The Resilient Right-of-Ways project empowers Vermont cities and towns to think carefully about the value of their roadside trees and plants, the means they have to support their healthy growth, and the vision they create for the future of their community forests. An inspirational label, the term “resilient” will mean many things to many communities. To a city with competing funding interests, a Resilient Right-of-Way will be both effective stormwater management and good PR for its downtown liveability.  To a rural town, the same catch phrase may encompass a refined mowing plan, an invasive plant strategy, or a public outreach campaign about emerald ash borer and the hundreds of town-managed backroad ash trees.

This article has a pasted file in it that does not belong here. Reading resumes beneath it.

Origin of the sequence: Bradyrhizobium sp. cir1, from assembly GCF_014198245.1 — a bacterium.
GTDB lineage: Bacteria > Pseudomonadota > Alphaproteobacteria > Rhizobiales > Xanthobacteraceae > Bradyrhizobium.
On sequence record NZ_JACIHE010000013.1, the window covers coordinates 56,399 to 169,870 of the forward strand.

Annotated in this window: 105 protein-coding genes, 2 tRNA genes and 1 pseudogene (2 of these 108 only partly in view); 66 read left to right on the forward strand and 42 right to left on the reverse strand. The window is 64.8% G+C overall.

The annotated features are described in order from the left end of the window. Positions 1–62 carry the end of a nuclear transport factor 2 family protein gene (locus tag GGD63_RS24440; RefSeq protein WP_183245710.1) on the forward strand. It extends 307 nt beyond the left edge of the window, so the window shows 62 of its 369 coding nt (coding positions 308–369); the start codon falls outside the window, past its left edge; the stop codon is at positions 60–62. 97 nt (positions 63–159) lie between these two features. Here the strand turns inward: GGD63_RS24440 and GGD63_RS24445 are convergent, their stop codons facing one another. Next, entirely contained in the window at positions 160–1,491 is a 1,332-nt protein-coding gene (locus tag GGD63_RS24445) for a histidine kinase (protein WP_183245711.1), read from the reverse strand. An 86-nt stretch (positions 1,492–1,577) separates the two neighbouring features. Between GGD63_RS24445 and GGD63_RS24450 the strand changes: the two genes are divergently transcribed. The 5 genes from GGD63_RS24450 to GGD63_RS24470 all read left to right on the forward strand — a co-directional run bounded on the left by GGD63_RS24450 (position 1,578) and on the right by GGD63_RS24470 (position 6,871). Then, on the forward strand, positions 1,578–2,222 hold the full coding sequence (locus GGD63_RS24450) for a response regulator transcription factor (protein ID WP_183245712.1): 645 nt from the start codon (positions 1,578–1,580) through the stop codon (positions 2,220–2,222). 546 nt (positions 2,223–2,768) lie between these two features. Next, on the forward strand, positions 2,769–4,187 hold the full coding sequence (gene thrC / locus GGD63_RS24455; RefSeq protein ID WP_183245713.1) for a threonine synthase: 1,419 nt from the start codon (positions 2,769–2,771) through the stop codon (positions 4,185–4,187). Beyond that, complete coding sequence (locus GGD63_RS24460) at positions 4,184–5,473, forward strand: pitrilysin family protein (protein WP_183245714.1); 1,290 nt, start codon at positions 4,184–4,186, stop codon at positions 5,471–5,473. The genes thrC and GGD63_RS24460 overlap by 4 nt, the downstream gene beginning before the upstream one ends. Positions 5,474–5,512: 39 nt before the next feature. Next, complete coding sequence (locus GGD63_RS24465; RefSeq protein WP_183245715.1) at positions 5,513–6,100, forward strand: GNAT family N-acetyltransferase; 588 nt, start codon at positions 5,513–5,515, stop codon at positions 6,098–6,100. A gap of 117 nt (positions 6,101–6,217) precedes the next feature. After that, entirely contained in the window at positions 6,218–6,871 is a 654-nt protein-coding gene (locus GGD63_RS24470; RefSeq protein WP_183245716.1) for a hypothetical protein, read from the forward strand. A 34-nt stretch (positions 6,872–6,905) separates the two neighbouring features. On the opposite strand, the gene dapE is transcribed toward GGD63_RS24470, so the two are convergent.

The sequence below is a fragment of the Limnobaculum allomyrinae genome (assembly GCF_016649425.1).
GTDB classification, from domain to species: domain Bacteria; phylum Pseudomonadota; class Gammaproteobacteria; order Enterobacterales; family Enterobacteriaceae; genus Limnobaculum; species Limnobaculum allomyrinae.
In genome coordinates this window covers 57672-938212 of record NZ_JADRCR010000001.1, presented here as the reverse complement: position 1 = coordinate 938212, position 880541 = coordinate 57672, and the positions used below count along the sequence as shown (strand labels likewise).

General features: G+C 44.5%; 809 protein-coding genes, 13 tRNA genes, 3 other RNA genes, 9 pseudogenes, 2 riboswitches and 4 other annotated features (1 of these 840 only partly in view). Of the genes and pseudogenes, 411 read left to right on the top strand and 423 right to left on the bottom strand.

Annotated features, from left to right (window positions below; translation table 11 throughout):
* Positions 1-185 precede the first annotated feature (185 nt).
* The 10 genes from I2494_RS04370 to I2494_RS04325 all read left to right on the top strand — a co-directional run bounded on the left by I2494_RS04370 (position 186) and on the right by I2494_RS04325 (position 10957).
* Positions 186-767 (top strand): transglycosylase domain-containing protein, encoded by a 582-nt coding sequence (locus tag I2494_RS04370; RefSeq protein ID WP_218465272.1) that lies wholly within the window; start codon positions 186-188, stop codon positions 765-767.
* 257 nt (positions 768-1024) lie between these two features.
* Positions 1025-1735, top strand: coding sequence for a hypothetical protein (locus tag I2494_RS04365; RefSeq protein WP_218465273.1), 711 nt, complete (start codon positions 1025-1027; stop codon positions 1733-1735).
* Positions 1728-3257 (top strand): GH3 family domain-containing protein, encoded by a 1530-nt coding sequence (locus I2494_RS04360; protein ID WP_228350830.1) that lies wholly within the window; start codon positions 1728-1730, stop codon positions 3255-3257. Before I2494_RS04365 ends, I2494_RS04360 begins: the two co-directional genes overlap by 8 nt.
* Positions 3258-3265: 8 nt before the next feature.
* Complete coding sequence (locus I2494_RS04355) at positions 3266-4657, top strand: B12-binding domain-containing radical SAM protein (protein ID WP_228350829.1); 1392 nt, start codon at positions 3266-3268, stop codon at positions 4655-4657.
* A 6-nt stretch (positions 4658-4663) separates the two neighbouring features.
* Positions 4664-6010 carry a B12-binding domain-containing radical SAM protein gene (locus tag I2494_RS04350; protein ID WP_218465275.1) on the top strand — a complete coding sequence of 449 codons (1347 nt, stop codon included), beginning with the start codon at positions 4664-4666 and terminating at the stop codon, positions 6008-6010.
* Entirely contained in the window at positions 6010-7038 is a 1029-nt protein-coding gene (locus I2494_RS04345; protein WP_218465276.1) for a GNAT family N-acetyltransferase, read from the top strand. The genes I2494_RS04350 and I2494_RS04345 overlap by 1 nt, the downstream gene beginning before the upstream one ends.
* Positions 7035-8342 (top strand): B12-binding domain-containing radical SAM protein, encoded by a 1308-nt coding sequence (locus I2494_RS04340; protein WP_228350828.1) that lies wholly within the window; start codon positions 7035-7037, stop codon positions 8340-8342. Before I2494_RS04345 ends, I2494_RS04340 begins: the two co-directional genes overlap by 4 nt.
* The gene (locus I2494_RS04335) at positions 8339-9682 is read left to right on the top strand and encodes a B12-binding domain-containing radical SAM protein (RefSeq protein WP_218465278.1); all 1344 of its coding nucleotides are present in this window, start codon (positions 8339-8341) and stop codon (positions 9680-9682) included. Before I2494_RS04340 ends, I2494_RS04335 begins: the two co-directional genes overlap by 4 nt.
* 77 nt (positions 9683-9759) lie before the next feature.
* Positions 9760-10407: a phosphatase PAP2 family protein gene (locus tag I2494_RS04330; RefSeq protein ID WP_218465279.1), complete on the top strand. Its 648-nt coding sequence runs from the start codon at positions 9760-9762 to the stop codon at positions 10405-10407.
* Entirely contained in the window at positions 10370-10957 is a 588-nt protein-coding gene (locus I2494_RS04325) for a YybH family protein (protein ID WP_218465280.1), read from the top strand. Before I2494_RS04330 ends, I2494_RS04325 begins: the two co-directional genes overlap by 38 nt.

Funded by the USDA Forest Service, this three-year initiative engages 10 urban areas and 10 rural communities in diverse right-of-way assessments and planning efforts. Spurred by mounting pressures to restore the massive impaired watershed that feeds Lake Champlain, the Resilient Right-of-Ways project in urban areas examines barriers to adoption and maintenance of green stormwater infrastructure (GSI) at the municipal level. In some cases, this requires sifting through unclear or conflicting municipal regulatory language pertaining to landscaping, zoning, development, and operations. The Vermont League of Cities and Towns, a non-profit and nonpartisan organization that serves municipal governments, steps in to complete a thorough municipal bylaw review and offers guidance on resolving discrepancies and strengthening language in support of GSI. The project’s graphic designer develops a suite of photo simulations of GSI practices that support proposed or existing bylaw language in each town. To accompany the direct technical assistance, the 2018 Green Streets Vermont Guide provides both instruction and inspiration, preparing cities and towns statewide to create ecologically functional right-of-way design.